Cover Story: 'Crowning blessings' received in temples

The temple ordinances become the crowning blessings the Church has to offer — President Gordon B. Hinckley, April 1998 general conference.

This declaration by President Hinckley last spring came moments after he announced in general conference a program to build 30 smaller temples "immediately" throughout the world.

"If temple ordinances are an essential part of the restored gospel, and I testify that they are, then we must provide the means by which they can be accomplished," he added.

Since the early days of the Church, temple worship has been central in the lives of Latter-day Saints — a place where they could go not only for the necessary ordinances for the living and the dead, but also for a place of spiritual refuge and revelation.

The Lord revealed to Joseph Smith in 1833: "And inasmuch as my people build a house unto me in the name of the Lord, and do not suffer any unclean thing to come into it, that it be not defiled, my glory shall rest upon it; Yea, and my presence shall be there, for I will come into it, and all the pure in heart that shall come into it shall see God." (D&C 97:15-16.)

The foregoing also illustrates the importance of worthiness to enter the temple and the seriousness of the covenants made therein. Before members can receive a temple recommend, they are interviewed by their bishop or branch president and then by their stake president.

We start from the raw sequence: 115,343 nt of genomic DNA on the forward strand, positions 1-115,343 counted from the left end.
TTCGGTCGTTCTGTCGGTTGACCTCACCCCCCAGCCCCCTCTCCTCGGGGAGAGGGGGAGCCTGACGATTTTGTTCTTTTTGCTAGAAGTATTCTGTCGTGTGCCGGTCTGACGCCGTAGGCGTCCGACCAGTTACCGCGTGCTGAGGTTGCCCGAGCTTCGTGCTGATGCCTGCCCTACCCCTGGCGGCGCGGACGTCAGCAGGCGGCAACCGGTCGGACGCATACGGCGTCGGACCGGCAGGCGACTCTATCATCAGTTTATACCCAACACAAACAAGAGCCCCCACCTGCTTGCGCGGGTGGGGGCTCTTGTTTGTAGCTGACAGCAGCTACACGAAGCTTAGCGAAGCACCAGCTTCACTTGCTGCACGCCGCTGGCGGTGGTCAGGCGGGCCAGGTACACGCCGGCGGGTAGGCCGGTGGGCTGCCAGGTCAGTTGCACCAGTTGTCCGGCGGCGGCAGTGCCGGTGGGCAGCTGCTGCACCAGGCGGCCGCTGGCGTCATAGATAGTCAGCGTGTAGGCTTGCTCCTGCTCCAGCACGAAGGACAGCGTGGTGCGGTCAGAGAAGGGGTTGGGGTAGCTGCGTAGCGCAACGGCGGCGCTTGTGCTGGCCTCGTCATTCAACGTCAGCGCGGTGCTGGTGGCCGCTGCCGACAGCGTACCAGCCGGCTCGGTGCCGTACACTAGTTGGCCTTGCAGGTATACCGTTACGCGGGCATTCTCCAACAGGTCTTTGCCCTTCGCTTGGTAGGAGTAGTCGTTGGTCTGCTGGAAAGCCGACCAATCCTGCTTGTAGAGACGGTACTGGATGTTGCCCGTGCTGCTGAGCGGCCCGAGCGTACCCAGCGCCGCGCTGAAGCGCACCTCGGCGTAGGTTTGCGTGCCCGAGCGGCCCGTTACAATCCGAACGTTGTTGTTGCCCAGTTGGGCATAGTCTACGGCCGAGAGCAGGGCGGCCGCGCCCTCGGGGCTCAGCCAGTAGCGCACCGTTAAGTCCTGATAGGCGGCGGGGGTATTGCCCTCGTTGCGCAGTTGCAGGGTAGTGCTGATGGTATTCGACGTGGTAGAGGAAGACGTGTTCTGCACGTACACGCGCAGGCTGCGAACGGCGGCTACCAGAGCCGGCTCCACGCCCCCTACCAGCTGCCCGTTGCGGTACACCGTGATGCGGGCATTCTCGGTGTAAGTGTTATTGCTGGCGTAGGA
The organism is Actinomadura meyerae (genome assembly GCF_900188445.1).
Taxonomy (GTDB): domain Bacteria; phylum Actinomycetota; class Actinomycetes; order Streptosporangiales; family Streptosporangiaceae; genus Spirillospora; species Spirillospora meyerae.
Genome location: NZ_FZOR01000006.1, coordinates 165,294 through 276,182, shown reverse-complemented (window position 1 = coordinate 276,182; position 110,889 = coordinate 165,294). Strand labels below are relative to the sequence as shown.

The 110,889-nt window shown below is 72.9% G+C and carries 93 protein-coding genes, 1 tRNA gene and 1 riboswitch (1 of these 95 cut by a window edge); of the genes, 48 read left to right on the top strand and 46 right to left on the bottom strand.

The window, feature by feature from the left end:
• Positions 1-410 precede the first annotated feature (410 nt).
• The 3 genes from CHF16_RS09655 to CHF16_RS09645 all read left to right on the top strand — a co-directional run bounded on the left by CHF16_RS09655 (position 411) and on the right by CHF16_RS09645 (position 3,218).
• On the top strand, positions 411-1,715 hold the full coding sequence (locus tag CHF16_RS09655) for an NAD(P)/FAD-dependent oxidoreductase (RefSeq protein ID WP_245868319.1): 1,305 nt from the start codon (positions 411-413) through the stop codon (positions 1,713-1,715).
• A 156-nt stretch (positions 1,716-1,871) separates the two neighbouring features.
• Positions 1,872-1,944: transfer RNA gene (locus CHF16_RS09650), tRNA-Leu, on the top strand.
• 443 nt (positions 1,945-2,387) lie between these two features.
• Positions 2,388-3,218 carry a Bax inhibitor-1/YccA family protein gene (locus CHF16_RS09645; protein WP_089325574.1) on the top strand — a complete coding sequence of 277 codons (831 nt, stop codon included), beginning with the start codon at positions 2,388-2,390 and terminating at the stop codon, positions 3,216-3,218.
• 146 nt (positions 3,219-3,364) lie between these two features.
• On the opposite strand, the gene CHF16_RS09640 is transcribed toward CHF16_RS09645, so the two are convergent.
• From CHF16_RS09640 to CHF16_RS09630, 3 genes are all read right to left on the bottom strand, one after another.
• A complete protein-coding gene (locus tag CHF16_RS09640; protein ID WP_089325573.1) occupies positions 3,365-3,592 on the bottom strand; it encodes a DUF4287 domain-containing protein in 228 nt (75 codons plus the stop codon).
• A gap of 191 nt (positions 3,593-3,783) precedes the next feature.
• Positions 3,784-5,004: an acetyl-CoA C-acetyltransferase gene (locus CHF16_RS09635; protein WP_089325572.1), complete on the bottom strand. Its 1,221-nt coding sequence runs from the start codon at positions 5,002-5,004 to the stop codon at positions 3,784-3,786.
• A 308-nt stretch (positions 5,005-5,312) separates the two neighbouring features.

President James E. Faust, second counselor in the First Presidency, explained in the April 1995 general conference: "The requirements of temple attendance do not change from place to place. Where a temple is available, priesthood authority gives no greater or lesser blessings in one place than another.

"Temple worship is a perfect example of our unity as Church members. All of us answer the same questions of worthiness to enter the temple. All the men dress alike. All the women dress alike. We leave the cares of the world behind us as we enter the temple. Everyone receives the same blessings. All make the same covenants. All are alike before the Lord."

The blessings of temple worship are many and apply at different times and in different ways according to the circumstances of one's life. The following are explanations of some of these blessings in the words of Church leaders:

Expounding on these blessings six months previously during the April 1995 general conference address, Elder J Ballard Washburn, then of the Second Quorum of the Seventy, declared: "The greatest blessings of eternity come to us through the temple. God's greatest gift, eternal life, can only come to a man and woman together."

Continuing, he explained: "I am grateful for temples, where we can go to be sealed together as families for eternity. I am grateful for temples where we can go to pray and to worship, where we can call down the blessings of heaven upon our families. I am grateful for temples where we can go as families to strengthen the eternal bonds that will make us forever families. . . ."

This work for the dead includes baptism, endowments and sealings, for as Paul said in 1 Cor. 15:29: "Else what shall they do which are baptized for the dead, if the dead rise not at all? why are they then baptized for the dead?"

In this same address, President Hinckley declared, "These unique and wonderful buildings, and the ordinances administered therein, represent the ultimate in our worship."

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